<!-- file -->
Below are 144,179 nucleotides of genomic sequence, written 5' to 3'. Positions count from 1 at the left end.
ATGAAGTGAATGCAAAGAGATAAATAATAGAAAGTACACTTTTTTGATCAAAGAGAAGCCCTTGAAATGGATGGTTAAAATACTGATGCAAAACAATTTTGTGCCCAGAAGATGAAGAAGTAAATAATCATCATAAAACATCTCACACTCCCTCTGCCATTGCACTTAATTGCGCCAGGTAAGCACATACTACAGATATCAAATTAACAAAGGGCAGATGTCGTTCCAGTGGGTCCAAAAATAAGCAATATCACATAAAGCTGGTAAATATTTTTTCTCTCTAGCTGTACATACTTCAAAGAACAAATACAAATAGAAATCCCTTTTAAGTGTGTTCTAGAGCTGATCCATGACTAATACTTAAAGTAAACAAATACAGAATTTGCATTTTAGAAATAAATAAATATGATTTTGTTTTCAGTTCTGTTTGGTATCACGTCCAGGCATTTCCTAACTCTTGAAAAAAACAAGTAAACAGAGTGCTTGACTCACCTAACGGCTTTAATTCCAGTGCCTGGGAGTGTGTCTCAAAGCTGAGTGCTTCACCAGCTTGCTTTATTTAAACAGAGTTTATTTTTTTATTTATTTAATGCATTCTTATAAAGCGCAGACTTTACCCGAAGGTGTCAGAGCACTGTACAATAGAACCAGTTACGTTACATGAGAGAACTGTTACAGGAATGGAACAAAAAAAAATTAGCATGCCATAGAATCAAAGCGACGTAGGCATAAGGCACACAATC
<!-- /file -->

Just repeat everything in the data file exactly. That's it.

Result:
Below are 144,179 nucleotides of genomic sequence, written 5' to 3'. Positions count from 1 at the left end.
ATGAAGTGAATGCAAAGAGATAAATAATAGAAAGTACACTTTTTTGATCAAAGAGAAGCCCTTGAAATGGATGGTTAAAATACTGATGCAAAACAATTTTGTGCCCAGAAGATGAAGAAGTAAATAATCATCATAAAACATCTCACACTCCCTCTGCCATTGCACTTAATTGCGCCAGGTAAGCACATACTACAGATATCAAATTAACAAAGGGCAGATGTCGTTCCAGTGGGTCCAAAAATAAGCAATATCACATAAAGCTGGTAAATATTTTTTCTCTCTAGCTGTACATACTTCAAAGAACAAATACAAATAGAAATCCCTTTTAAGTGTGTTCTAGAGCTGATCCATGACTAATACTTAAAGTAAACAAATACAGAATTTGCATTTTAGAAATAAATAAATATGATTTTGTTTTCAGTTCTGTTTGGTATCACGTCCAGGCATTTCCTAACTCTTGAAAAAAACAAGTAAACAGAGTGCTTGACTCACCTAACGGCTTTAATTCCAGTGCCTGGGAGTGTGTCTCAAAGCTGAGTGCTTCACCAGCTTGCTTTATTTAAACAGAGTTTATTTTTTTATTTATTTAATGCATTCTTATAAAGCGCAGACTTTACCCGAAGGTGTCAGAGCACTGTACAATAGAACCAGTTACGTTACATGAGAGAACTGTTACAGGAATGGAACAAAAAAAAATTAGCATGCCATAGAATCAAAGCGACGTAGGCATAAGGCACACAATC